Previous animal research showed an association between the neuropeptide Y (NPY) pathway and its three receptor genes and response to alcohol and cocaine. A new study has examined the relationship of the human NPY system with alcohol dependence (AD), with and without withdrawal symptoms, and cocaine dependence.
Two receptor genes in particular, NPY2R and NPY5R, were found to be associated with a more severe subtype of AD – characterized by withdrawal symptoms or coexisting alcohol and cocaine dependence – and cocaine dependence.
"Very little is known about the association of the NPY system and alcohol dependence and withdrawal in humans," said Tatiana M. Foroud, director of the division of hereditary genomics at the Indiana University School of Medicine and senior author of the study. "The majority of information comes from studies done on rats and mice, research which suggests that animals that prefer alcohol are genetically different in their expression of NPY in the brain."
These animals, she added, are selectively bred to prefer drinking alcohol and are meant to mimic AD in humans. "Rats that prefer alcohol have lower levels of NPY, which makes them more excitable and thus more likely to experience seizures when they are not allowed to drink alcohol," said Foroud. "When doses of NPY are administered to alcohol-drinking rats that are experiencing withdrawal, the withdrawal seizures are reduced. Since rats are genetically very similar to humans, these results could implicate that variants of the NPY gene or the receptor genes may be associated with alcohol dependence and seizures in humans."
"Recent human genetic linkage studies have suggested that polymorphisms of the NPY gene may contribute to risk of increased alcohol use, but these results have been inconsistent," added Todd E. Thiele, professor and director of research services in the department of psychology at the University of North Carolina at Chapel Hill. "What is novel about the present paper is that the authors have taken the human genetic linkage studies a step further by examining polymorphisms of NPY receptor genes."
Researchers genotyped 39 single nucleotide polymorphisms (SNPs) across NPY and its three receptor genes (NPY1R, NPY2R and NPY5R) in a sample of 1,923 subjects from 219 multiplex alcoholic families of European-American descent participating in the Collaborative Studies on the Genetics of Alcoholism (COGA) study. Variation in these genes was first analyzed for any association with AD, and second, analyzed for associations with symptoms of alcohol withdrawal, cocaine dependence, and coexisting alcohol and cocaine dependence.
"We found an association with the NPY2R and NPY5R receptor genes and alcohol withdrawal," said Foroud. "In other words, certain alleles are genetically transmitted more often to, and are more common in, AD people who experienced alcohol-withdrawal symptoms compared to AD people who did not experience any symptoms. That means that alcoholics who suffer withdrawal symptoms when they try to stop drinking may be genetically different than alcoholics who do not suffer these symptoms when they cut down or stop drinking."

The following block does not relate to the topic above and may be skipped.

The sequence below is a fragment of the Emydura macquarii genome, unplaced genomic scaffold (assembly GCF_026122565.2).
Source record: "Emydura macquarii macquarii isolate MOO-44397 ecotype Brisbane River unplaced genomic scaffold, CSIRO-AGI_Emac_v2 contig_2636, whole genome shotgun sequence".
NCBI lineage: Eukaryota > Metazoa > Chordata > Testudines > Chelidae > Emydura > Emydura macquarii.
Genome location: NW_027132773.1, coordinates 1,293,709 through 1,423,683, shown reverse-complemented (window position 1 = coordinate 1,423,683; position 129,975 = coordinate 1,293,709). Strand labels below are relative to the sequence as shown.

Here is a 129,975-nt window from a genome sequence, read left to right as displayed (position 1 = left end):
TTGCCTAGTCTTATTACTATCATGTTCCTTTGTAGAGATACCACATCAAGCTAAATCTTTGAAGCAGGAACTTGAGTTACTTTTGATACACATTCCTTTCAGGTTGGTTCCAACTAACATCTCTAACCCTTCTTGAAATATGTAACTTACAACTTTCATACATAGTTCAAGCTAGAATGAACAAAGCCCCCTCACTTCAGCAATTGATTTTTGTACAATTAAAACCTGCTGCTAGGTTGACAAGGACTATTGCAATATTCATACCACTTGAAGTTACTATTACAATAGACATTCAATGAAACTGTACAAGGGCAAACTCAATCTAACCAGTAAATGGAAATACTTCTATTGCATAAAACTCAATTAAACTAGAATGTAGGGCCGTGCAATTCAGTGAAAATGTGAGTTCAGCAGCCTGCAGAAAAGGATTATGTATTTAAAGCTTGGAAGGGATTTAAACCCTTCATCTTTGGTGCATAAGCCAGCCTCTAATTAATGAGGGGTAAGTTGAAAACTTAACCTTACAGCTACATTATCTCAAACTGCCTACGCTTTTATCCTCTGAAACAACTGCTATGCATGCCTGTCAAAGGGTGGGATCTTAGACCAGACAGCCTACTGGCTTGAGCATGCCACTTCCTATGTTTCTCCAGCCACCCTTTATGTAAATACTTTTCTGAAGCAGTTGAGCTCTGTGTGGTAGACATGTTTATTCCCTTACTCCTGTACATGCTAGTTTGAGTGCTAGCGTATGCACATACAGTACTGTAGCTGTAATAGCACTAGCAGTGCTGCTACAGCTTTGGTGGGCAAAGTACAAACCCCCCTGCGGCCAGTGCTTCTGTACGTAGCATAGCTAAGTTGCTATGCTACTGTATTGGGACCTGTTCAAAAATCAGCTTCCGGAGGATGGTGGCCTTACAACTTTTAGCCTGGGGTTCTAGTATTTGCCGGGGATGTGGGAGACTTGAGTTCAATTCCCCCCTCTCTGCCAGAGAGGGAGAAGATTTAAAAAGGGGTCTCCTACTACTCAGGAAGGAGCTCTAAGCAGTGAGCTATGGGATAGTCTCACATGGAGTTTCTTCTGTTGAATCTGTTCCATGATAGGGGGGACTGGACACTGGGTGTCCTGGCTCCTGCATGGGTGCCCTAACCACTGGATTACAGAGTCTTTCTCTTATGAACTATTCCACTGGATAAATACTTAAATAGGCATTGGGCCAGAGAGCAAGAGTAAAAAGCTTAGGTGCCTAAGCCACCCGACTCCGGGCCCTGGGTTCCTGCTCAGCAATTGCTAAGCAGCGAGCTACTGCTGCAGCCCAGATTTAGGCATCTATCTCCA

"While these receptors have been implicated in animal work," noted Thiele, "this is the first observation with human genetic data. While results from this study do not provide a cure for alcoholism, they do show us a potential avenue for future clinical work. In other words, while much work is yet needed, the present study suggests that pursuing the Y2 receptor may be fruitful."
Foroud wholeheartedly concurs. "First, we know from the animal research how alcohol and NPY interact. Second, we know from our research that NPY1R and NPY2R are associated with withdrawal symptoms and seizures in humans. Knowing both pieces of information supports what researchers in the animal literature have been saying in their articles for several years, namely, that treatments for AD should target antagonists in the NPY2R gene and agonists in the NPY1R gene. This pharmacological treatment would not eradicate AD or cure it, in fact it might only help those people who consume more alcohol and/or experience seizures or other withdrawal symptoms. But it's a start."
Foroud and her colleagues have begun to further examine NPY, NPY receptor genes, anxiety and drinking. "This also derives from the animal literature," she said. "Rats that prefer drinking alcohol have lower levels of NPY in their brain, and express higher levels of stress in tests compared to rats that do not like to drink alcohol. If you translate this finding to humans, the NPY gene could be associated in human beings who perhaps slipped into AD because they could not adapt to stressful situations. They gradually increased their alcohol consumption to deal with increasing stress."
Co-authors of the ACER paper were Leah Wetherill, Xiaoling Xuei, Tiebing Liang, John I. Nurnberger Jr. and Howard J. Edenberg of the Indiana University School of Medicine; Marc A. Schuckit of the University of California, San Diego; Victor Hesselbrock of the University of Connecticut; Danielle M. Dick of Virginia Commonwealth University; John Kramer of the University of Iowa Carver College of Medicine; Jay A. Tischfield of Rutgers University; and Bernice Porjesz of SUNY Health Sciences Center. The study was funded by the National Institute on Alcohol Abuse and Alcoholism, and the National Institute on Drug Abuse.
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